Our experience in this highly specialised area means that we are ideally placed to support both public and private sector partners in the context of delivering individual projects emerging from the City Region and Growth Deals.

Innovation Partnerships

We were the first legal firm in Scotland to promote the potential of the new Innovation Partnership procurement model as a means of unlocking innovation in the delivery of public services, public infrastructure, regeneration and housing.

Take-up of this new model has been slow – but we are currently engaged in a project (led by Scottish Enterprise and Scottish Government) to set templates and guidance for use by public authorities right across Scotland; and our expectation is that the Innovation Partnership model will become an increasingly important way for public and private sector partners to work together in developing (and then delivering) new solutions. We are also highly enthusiastic about the potential of the Innovation Partnership model in relation to new approaches for delivery of public services, and particularly where it is used to foster better engagement with third sector service providers.

Legal Innovation

This is a time when innovation has never been so important; and while media comment has tended to focus on the need for public authorities to adopt new ways of working and collaborate more effectively, there are many projects where success can only be achieved if we can also harness the creativity of private sector businesses, the academic sector, and third sector organisations, in a common effort.

Burness Paull has a strong track record in developing specialist corporate and contractual structures for local authorities, regeneration agencies and a wide range of other public sector bodies – with a reputation for innovation that is second to none. This has included ground-breaking work on the structuring of partnership and joint venture arrangements, collaborations on major capital projects, as well as the creation of offshoot trusts and LLPs: and the development of robust legal frameworks for multi-agency working and shared services. We are able to field a multi-disciplinary team to tackle all the legal areas that come into play on these projects – including corporate/contractual matters, property, employment and pensions, IPR and data protection; as well as specialised advice on vires, public procurement and state aids.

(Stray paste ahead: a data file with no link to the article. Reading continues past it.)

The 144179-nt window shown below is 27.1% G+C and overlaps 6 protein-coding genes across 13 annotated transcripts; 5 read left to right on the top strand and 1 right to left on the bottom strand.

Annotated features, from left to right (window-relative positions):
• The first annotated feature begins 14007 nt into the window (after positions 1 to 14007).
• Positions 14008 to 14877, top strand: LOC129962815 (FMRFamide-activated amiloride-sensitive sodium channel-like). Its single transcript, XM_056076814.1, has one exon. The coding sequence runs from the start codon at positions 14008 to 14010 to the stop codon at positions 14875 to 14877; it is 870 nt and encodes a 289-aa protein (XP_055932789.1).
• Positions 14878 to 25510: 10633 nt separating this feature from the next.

Wider offering for public sector clients

In addition to projects focused on public services and public infrastructure, our public sector lawyers are regularly called upon to assist with major property projects, construction disputes and employment issues for public sector clients – as well as providing specialist help on procurement, state aids, and issues of vires (legal capacity).

We see it as our role to supplement – rather than supplant – the work of in-house legal counsel. We work as part of an integrated team, providing additional resource and/or specialist expertise.

“They have good, in-depth knowledge of specialised areas. They are also very personable and understand how our business works."
- Chambers & Partners